Education in Fayette

Elizabeth Davis

Howard County was organized Jan. 23, 1816. Fayette, its largest city and county seat, was laid out in 1823. Education was important to the early settlers and the first school began that same year. Fayette Academy followed in 1825; three years later, an academy for girls opened.

The Fayette community approved Howard College in 1835, but lost the bid for the University of Missouri to Columbia. In 1847, after the school was sold, Captain William Swinney deeded the building to the Methodist Episcopal Church, South. After all was settled, Howard High School was established and eventually evolved into both Howard Female College and Central College.

Nathan Scarritt and David Rice McAnally founded Central College on April 13, 1853. It was chartered by the Missouri General Assembly on March 15, 1855. With one acre of land, 144 students, and three faculty members, classes began Sept. 18, 1857. The first graduate of Central College was Samuel C. Major in 1858. A hundred years later, the campus covered 55 acres, had over 1,000 students, and a faculty of 65.

Central College became Central Methodist College in 1961. It was granted university status in 2004 and became Central Methodist University.

The girls’ academy was chartered as Howard Female College in 1859. Classes were interrupted during the Civil War when Union Army troops occupied the campus. The war was responsible for the school going into debt, but a Rocheport man bought it in 1869. Moses U. Payne immediately deeded the college’s property and land to the Methodist Church, but continued to build though the 1890s. In 1892, the school’s name officially changed to Howard-Payne Junior College and maintained a close association with several other Missouri Junior Colleges for women.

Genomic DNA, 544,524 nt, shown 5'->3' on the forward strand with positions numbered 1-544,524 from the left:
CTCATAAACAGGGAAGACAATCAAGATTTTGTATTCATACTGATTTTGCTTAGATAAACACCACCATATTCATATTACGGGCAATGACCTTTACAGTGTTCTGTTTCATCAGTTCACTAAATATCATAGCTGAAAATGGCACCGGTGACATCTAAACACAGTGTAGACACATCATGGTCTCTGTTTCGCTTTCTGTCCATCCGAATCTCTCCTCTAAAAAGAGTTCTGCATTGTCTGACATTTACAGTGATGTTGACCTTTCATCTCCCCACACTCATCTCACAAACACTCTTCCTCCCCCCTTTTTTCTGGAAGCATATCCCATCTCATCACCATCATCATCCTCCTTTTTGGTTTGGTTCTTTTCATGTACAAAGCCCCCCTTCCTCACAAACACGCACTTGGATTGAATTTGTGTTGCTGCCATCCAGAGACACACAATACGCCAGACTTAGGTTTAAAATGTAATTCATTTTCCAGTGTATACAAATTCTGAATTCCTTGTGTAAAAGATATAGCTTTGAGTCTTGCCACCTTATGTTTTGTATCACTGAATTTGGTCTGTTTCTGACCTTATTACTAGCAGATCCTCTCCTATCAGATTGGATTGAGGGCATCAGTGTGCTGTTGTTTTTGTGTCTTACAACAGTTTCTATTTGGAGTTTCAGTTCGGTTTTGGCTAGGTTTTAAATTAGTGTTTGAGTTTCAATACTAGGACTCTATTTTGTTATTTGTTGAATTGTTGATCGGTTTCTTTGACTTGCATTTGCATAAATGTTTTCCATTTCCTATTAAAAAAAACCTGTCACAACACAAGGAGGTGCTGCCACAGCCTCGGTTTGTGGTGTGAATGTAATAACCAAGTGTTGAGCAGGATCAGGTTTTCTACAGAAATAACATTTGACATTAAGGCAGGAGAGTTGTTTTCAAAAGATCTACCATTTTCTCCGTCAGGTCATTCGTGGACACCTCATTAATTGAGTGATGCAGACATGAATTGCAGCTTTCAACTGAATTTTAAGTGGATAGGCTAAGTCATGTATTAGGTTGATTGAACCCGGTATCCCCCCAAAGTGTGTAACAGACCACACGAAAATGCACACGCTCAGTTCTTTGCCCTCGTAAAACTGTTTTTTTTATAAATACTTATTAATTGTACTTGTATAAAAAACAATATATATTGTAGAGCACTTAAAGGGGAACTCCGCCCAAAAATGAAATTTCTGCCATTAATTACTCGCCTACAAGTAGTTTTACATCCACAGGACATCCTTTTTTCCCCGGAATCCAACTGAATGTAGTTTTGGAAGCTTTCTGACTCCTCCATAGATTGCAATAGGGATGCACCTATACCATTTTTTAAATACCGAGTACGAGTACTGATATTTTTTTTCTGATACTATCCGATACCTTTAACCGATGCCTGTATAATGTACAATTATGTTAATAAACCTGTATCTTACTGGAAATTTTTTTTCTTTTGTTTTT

In 1918, Howard-Payne was one of the original eight charter colleges that formed the Phi Theta Kappa Honor Society. Howard-Payne received formal accreditation from the Higher Learning Commission in 1923.

A consolidation of small Methodist colleges in Missouri took place in 1927 and Howard-Payne was forced to close. All former buildings are now used by Central Methodist University.

Elizabeth Davis was born and raised in Cooper County, Missouri, and has written HISTORICALLY YOURS for the Boonville Daily News since April 2008. She has covered the War Between the States, US history, and Cooper County history. In celebration of Missouri’s upcoming Bicentennial, she syndicated her column statewide in September 2018 and encourages readers all over the Show Me State to submit topic suggestions for future columns to